By Dave Flaherty/The Oshawa Express
For local developer Richard Summers, the finish line is in sight.
It was about a year ago when Summers first held the building permit for the revitalization project on the city’s historic Genosha Hotel.
The city likely hands out permits on a daily or weekly basis, but this situation has a profound background.
For decades, the once bustling building in Oshawa’s center has fallen further and further from the glory it once held.
A number of developers have attempted to bring new life to the Genosha and failed – including Summers himself.
A decade ago, Summers and a partner, Richard Senechal, proposed to convert the aging asset into student housing for the downtown Ontario Tech University campus, known as then as the University of Ontario Institute of Technology.
Summers and Senechal received more than $1 million in tax breaks and grants for their project in 2009, on the condition work would be complete within a year.
When that deadline wasn’t met, an extension was granted until 2011.
However, the building permits had expired and all the work eventually came to a standstill.
In 2015, Bowood Properties came into the picture and struck a deal with Senechal to finally finish the redevelopment.
Oshawa council once again stepped up with more than $1 million in grants, contingent on the building’s completion.
Some work was finished, including an overhaul of the roof, but by 2016 the project sputtered and things were at a standstill again.
Summers returned to the fold with plans to convert the hotel into a series of luxury apartments and a ground floor of commercial space.
Anyone driving down King Street over the past year can see the activity happening on the building.
Late last month, the media, local politicians, and other community members received a much closer look at where the project stands.
“We are on schedule, and on budget,” Summers states as he lead the tour.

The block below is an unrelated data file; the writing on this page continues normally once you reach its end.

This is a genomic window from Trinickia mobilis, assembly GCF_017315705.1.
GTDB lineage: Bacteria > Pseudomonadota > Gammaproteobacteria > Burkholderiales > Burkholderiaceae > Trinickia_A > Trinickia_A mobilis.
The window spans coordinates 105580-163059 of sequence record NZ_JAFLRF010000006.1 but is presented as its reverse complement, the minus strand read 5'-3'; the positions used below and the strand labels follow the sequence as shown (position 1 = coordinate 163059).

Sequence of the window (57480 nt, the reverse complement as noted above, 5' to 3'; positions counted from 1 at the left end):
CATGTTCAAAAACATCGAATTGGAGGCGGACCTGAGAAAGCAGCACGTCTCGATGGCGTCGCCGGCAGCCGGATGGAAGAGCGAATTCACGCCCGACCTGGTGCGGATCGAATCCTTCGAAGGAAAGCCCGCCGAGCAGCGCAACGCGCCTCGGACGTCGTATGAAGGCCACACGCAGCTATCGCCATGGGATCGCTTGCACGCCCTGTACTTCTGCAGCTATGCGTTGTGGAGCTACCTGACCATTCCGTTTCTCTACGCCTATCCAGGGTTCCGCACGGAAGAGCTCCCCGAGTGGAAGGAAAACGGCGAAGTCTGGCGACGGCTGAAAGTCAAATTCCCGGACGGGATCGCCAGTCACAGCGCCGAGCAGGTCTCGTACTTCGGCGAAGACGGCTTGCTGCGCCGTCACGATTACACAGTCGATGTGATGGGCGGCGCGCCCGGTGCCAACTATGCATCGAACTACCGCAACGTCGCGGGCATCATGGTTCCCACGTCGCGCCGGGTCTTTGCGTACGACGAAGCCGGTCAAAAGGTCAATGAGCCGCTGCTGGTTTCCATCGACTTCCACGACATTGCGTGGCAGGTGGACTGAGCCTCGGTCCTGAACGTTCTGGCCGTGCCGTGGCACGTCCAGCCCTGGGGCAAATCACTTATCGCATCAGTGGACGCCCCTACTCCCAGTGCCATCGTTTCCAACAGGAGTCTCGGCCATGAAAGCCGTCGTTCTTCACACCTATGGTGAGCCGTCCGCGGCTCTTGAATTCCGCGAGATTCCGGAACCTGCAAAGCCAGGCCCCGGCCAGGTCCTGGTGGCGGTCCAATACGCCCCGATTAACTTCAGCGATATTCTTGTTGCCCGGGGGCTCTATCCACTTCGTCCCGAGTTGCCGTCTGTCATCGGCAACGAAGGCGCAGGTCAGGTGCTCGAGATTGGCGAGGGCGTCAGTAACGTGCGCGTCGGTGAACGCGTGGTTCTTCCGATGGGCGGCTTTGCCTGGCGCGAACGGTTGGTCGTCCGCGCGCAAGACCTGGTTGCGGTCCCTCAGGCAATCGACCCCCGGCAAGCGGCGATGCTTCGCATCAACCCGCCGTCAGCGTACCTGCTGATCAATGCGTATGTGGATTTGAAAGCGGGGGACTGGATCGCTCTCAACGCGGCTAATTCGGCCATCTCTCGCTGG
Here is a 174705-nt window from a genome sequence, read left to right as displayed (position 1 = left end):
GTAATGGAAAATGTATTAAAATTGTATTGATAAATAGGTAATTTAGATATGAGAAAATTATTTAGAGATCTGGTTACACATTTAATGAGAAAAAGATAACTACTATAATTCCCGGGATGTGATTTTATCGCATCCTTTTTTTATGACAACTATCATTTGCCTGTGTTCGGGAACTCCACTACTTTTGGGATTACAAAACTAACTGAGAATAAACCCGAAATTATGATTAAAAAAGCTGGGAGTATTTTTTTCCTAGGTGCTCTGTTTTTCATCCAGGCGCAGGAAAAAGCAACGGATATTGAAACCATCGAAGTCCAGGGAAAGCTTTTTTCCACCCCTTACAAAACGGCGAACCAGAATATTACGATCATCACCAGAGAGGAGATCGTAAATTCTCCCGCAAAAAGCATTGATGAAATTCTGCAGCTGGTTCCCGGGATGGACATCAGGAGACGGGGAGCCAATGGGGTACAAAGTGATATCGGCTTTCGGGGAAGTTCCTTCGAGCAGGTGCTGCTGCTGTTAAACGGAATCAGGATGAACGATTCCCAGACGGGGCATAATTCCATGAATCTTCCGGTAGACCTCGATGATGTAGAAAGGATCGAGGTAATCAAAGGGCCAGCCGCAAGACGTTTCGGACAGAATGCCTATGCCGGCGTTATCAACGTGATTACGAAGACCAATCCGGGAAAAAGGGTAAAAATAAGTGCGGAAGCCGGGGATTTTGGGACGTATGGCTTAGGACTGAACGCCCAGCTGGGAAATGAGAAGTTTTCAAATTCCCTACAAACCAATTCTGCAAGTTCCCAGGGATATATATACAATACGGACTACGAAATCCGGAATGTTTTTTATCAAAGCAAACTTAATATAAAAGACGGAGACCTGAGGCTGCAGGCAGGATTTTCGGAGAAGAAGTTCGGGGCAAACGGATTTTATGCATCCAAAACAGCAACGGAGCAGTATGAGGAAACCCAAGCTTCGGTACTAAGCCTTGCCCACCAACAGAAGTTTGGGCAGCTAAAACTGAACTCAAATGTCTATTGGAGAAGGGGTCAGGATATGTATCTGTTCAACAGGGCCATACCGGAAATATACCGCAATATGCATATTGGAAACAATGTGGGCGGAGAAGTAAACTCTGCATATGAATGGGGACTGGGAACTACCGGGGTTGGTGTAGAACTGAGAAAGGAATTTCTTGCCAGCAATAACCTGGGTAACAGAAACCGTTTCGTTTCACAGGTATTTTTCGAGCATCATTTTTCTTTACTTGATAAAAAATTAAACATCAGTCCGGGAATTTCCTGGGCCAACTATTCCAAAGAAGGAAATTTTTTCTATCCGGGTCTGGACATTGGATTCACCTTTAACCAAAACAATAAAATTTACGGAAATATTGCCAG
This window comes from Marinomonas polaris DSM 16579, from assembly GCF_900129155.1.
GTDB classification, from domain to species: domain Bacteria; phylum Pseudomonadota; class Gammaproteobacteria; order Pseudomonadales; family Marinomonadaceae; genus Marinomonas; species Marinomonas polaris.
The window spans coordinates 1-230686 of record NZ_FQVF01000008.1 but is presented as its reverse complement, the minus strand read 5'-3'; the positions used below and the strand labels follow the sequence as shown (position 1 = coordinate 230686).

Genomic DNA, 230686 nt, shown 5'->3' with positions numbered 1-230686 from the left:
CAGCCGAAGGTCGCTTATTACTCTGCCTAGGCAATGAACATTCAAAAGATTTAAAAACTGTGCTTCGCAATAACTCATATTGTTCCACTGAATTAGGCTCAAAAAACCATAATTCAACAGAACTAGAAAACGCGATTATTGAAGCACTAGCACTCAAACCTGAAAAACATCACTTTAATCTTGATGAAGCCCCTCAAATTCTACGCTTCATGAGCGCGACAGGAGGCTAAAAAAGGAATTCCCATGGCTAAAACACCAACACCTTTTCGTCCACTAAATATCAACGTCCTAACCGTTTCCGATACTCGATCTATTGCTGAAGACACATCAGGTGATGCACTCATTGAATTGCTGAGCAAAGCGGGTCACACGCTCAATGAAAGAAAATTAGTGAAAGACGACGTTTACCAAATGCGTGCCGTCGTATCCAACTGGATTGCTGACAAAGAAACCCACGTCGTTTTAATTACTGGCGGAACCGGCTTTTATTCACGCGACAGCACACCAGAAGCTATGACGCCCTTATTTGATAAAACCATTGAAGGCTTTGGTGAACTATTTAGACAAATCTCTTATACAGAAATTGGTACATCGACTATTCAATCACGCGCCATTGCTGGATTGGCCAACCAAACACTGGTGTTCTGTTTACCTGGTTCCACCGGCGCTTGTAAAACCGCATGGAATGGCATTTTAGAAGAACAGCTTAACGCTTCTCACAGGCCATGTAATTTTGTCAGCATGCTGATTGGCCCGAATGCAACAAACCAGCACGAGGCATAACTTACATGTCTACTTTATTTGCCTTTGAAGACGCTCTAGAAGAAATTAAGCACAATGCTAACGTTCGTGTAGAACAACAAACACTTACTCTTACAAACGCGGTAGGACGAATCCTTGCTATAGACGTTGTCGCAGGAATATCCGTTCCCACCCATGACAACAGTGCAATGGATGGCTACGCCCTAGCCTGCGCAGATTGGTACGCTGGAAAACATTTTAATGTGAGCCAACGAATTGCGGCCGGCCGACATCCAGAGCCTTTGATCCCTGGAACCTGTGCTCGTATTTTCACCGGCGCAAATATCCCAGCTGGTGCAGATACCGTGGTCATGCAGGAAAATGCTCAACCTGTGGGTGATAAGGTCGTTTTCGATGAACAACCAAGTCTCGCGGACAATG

He estimates a late-summer, early-fall conclusion for the project.
Summers acknowledges previous attempts at redevelopment created a cloud of uncertainty.
However, he notes there is “no going back now,” joking he knew he either had to finish the project this time, or “move out of town.”
For the most part, the inside of the building will bear little resemblance to what residents will remember.
But some historic elements, such as a winding staircase from the original lobby, will endure.
The building will feature 86 studio and one-bedroom “luxury units” which include a four-piece bathroom, full kitchen and breakfast bar.
Other features include a rooftop terrace, laundry rooms, storage lockers, and bike racks.
Prices will range from $995 to $1,990, Summers says.
The building itself is structurally sound but did require substantial renovations, he adds.
Speaking on what is different this time around, the developer says he is “more mature.”
He also credits “a good team and partnerships.”
“Everyone has been excellent,” he says.
While this is a business venture for Summers, he believes the benefits to the city are tangible.
To him, having such a prominent building sitting vacant for an extended period of time hurt Oshawa’s image.
“Cities are judged by their downtown,” he says.
Once the project is complete, he believes it will help stimulate additional investment in the downtown core.
The official name of the development is 70 King, but Summers concedes to many residents, it will still be the Genosha Hotel, or The Genosha or even “the Genosh” for short – with strong ties to the names Oshawa and General Motors.
While respecting the impact GM has had on the city, Summers said there is much more to Oshawa, and the rebranding reflects that.
He says there has been tremendous interest in 70 King so far, with plans to start public tours over the next few months.
For more information, go to 70king.ca